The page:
Once your child or teen has an eye exam and receives a vision prescription, now comes the fun part: They get to pick out their very own eyeglasses.
In addition to helping your child see clearly, the right eyeglasses can boost confidence and protect little eyes. These days, there are so many fun frame designs for kids, and your child is certain to find something that fits his or her unique style. But before your son or daughter starts trying on frames, make sure you know these top things to consider about choosing eyeglasses for kids.
Seek the Help of an Optician
When picking out glasses, you won’t be left to make this important decision on your own. Opticians, including those at our eye care centers, are pros at helping everyone select the perfect pair. They’ll help you narrow down your options according to your child’s prescription, face shape and features, age, and even activity level.
Here’s how a few of those considerations affect your child’s choice of glasses.
How strong is your child’s prescription?
If your child has a strong prescription, he or she may need lenses that are comparatively thick. Certain frames may not accommodate thicker lenses. Talk to your optician to find out what your best options are based on the prescription strength, and ask about different lens materials (such as high-index plastic) that can help decrease the thickness of the lens.
What is your child’s face shape?
Kids, especially teens, may be self-conscious about how they look in glasses. Help them feel confident by selecting the frame shape and width that complements their face shape (such as heart-shaped, square or round) and size.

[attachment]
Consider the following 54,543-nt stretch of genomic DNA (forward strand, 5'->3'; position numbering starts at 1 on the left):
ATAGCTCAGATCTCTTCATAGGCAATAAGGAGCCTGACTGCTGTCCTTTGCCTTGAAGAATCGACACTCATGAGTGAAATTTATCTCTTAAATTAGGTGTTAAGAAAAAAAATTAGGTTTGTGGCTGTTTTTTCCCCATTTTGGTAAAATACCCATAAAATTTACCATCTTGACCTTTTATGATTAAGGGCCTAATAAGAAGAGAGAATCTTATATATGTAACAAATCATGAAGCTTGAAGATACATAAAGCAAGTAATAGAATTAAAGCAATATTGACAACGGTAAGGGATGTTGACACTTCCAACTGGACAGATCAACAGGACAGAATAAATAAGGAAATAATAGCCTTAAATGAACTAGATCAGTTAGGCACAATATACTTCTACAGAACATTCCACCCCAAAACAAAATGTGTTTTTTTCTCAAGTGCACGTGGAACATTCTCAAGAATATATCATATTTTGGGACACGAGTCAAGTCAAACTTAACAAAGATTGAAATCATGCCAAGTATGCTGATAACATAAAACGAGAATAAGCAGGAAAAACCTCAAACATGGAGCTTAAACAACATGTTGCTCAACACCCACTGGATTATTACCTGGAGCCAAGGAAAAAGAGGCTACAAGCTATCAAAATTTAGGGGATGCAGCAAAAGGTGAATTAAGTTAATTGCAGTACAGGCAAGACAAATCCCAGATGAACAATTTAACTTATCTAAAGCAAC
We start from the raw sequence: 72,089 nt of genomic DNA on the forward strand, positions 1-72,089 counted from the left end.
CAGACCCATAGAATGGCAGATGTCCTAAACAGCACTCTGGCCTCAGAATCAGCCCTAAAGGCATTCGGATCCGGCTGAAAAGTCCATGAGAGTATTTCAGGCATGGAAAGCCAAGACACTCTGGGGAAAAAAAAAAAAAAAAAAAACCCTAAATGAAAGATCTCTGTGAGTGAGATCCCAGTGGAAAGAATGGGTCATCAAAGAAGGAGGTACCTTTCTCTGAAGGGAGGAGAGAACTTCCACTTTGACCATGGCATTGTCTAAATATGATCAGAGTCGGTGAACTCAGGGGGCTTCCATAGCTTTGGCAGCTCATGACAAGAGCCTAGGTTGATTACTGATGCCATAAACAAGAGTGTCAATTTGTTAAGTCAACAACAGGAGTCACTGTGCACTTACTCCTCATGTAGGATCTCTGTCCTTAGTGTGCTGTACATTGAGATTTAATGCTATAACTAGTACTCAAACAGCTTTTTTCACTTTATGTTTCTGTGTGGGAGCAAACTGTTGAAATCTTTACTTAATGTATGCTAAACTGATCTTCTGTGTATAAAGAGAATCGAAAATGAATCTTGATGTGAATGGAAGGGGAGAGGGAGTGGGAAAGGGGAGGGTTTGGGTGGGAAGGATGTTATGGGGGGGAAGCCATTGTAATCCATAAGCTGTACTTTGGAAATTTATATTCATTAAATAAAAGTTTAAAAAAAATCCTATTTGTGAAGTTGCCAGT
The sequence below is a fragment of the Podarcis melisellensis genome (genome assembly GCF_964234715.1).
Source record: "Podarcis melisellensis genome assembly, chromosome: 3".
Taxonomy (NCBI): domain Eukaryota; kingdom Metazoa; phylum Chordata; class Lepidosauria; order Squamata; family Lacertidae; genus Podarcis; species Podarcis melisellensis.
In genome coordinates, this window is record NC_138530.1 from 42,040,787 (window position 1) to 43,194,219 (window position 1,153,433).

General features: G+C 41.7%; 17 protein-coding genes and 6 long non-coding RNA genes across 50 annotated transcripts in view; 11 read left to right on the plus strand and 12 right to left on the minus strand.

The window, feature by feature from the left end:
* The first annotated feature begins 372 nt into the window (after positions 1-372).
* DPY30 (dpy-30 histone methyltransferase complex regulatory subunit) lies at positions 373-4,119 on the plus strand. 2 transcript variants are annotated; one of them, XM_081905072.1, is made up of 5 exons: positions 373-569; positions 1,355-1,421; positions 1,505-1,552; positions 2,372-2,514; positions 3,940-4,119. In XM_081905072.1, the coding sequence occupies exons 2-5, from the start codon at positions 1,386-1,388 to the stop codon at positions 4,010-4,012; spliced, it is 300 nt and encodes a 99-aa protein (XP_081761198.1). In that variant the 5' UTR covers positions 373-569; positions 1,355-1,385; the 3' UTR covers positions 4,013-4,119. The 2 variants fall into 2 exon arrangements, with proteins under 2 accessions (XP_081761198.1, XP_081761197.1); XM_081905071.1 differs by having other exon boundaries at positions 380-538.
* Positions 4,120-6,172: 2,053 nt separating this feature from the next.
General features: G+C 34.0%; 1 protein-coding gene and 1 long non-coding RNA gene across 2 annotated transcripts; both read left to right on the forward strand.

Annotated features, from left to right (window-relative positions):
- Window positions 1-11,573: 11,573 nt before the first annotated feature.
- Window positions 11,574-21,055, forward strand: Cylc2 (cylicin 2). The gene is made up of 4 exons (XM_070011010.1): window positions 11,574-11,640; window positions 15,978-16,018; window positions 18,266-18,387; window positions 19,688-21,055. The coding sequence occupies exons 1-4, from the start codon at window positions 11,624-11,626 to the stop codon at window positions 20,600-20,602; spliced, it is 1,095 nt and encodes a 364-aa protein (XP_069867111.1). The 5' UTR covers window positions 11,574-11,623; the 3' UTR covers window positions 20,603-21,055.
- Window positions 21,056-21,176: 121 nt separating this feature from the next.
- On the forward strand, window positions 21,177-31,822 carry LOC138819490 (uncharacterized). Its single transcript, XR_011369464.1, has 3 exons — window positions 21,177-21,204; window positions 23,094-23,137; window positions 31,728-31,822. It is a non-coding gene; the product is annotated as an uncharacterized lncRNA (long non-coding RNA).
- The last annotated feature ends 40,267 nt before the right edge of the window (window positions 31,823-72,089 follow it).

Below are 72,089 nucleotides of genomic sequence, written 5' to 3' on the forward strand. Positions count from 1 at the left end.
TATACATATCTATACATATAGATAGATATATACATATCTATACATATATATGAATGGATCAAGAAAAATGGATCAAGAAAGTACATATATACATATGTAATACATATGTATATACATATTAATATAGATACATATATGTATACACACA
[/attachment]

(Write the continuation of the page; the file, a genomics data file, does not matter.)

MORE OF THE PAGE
Different frame shapes suit different features, as well — and not just for looks. Many children have low nose bridges, so eyeglasses manufacturers have designed glasses that won’t slide down on their little faces.
How durable will the glasses be?
Let’s face it: Kids are good at beating up their belongings, and this includes their eyeglasses. While there’s no such thing as completely unbreakable glasses, glasses designed for children often have special features that make them more durable, including spring hinges and heavy duty (but not heavy) metal alloys.
Be sure to look into the durability of lens material, as well. Polycarbonate, polyurethane and Trivex lenses are impact- and scratch-resistant.
Ask for warranty information on both the frames and the lenses, as well.
What’s your child’s activity level?
Does your child spend a lot of time outdoors or playing sports? Are they the type to roughhouse with their siblings? You’ll want to let your optician know which activities your child participates in, so they can recommend the best lens type and frame material. Polycarbonate and Trivex lenses (or composite lenses that combine both materials) are lower weight, can block UVA and UVB rays, and are compatible with protective treatments (such as no-glare, photochromic, and scratch-resistant coatings).
If you have a little athlete, consider prescription sports glasses or goggles. Their construction and polycarbonate lenses means they’ll protect your child’s eyes better against injury than regular glasses.